The scene was rather bizarre.
It was evening, the hour of peace. Under an ancient banyan tree sat the Sage. He was the village elder and often discoursed on various subjects. That day too he was reading homilies while his disciples gazed in awe upon his hirsute visage accepting every word that fell from his lips. Just outside the circle of ardent admirers lay the corpse of a young man – an arrow was deeply embedded in his chest, his features were frozen over an expression of pain and dismay.
“We should always assert our importance, but live in amity with those who recognize our worth,” the old Sage was expounding. Just then a latecomer stumbled over the corpse. He picked himself up hurriedly and exclaimed over the familiar blue-grey feathers at the tail-end of the arrow.
“Why Sage you killed the man! That is your arrow.” The Sage was an ace archer. Every morning he practised shooting and sharpened the tips of his arrows. He had a considerable arsenal and the neighbouring villages were wary of his cunning and prowess.
“He is a stranger. He shouldn’t have come here without permission. His audacity couldn’t go unpunished,” the Sage replied nonchalantly. And all the devotees nodded their heads in agreement, pointedly averting their faces from the inert figure sprawled behind them.
“But, but, Sage, did he harm you?”
“We can’t take chances,” the Sage’s voice had risen a notch. “Remember last year how an intruder stole into our village at night. He entered my back-yard and even kicked my dog. Evidently he had come to harm me, your leader.”
“But that man was a common crook and he escaped,” the latecomer interposed.
“Isn’t that reason enough for any intruder to die! We can’t have such comings and goings. It jeopardizes our security,” the Sage answered peremptorily. The people around him huddled together in fear of his growing anger. But the latecomer was unaffected by the Sage’s angry rhetoric and he carried on in a whining and complaining tone.
“And now there will be reprisals and counter-attacks. Our villagers too will be endangered.” The latecomer sounded worried for he was thinking of his two brothers who had gone to sell their merchandise in one of the neighbouring villages.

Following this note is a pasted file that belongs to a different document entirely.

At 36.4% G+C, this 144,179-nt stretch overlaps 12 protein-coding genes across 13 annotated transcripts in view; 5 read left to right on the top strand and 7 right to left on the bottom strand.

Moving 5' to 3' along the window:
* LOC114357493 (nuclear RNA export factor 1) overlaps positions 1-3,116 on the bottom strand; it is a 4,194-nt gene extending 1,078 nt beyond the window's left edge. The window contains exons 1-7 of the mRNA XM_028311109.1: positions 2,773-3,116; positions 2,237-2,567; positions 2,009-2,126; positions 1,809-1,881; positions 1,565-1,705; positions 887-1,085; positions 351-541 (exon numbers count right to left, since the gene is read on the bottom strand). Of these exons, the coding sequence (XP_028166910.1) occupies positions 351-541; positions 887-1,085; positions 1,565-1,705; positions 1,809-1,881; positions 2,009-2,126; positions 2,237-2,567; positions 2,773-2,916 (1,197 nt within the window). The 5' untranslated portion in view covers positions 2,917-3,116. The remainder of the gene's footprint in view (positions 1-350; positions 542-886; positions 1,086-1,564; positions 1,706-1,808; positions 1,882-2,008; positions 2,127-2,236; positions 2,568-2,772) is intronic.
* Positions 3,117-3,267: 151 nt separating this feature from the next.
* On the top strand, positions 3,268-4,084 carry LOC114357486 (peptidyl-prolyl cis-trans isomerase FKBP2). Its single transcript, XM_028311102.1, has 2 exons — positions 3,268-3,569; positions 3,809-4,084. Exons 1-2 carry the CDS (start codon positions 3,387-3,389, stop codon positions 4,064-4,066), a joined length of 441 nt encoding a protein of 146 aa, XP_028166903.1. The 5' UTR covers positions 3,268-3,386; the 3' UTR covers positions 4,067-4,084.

“Tut-tut. Every village knows it is wrong to harm one of us. Our village is bigger, our land more fertile, the people healthier and cleverer. Woe to the hand that even dares to pluck a fruit off one of our trees!” the Sage’s voice seemed to challenge the whole world. And the disciples bowed their heads before the sublime logic of the Sage. There was a moment of profound silence for the newcomer was mulling over the incident and the Sage’s words.
“But Master, only your dog was hurt and even that slightly. And just for that an innocent man died,” the man sounded aggrieved and ready to burst into tears.
“How can you say he was innocent? Is there any proof?” the Sage shouted, beside himself with anger. “He was trespassing. And remember kicking my dog is akin to kicking me. It’s no minor offence,” he concluded pompously.
“And kissing him is akin to kissing you, I guess,’ the latecomer said quietly. Someone actually tittered and this incensed the Sage even more.
“You’re a fool! Making all this fuss over an enemy’s life! His death means one enemy less. The previous intruder escaped and I had to kill this one to teach a lesson to all the neighbouring villages. No one can take me and my village for granted.” The Sage’s voice was cold and unfriendly.
“But our people too might be killed for merely trespassing on others’ lands.”
“Woe to the hand that harms me and my people. Wherever we go we carry our aura of superiority with us and what we do to others, others can’t do to us,” the Sage said sententiously. And the very ambience seemed cowed down by the declaration.
The latecomer held his peace for some time, sighing long and deeply the while. The Sage was happy to resume his discourse. The former sat with his head bowed trying to unravel the complexities of the Sage’s arguments.
“I get you,” suddenly the latecomer blurted out, “all villages on the other side of the river are inhabited by our enemies. We are superior so other villages should respect us and woe to them if they tread on our toes. We of course have the privilege of harassing our inferiors.” The tone was innocuous enough but heavily laced with sarcasm which the Sage in his sagacity chose to ignore.
“Correct,’ he replied coolly, frowning at the recalcitrant man. But the latter had picked up a dirty cloth bag lying at the dead man’s feet. He emptied it out and, plop, a fish fell out – as dead and stiff as the angler.
“He was only a poor fisherman who had come to try his luck on this side of the river and, Sage, you killed him!” The old man squirmed at the accusation which hung like a curse in the air and made every leaf of the banyan quiver in shame.
“He was from the other village and deserved to die,” the Sage said in a terrible voice; he got up in a huff and left. His retinue followed tamely behind him. The latecomer didn’t see them leaving for he was kneeling beside the dead man and thinking of his wife and children waiting for his return and hoping he’d bring a fish for dinner that night.
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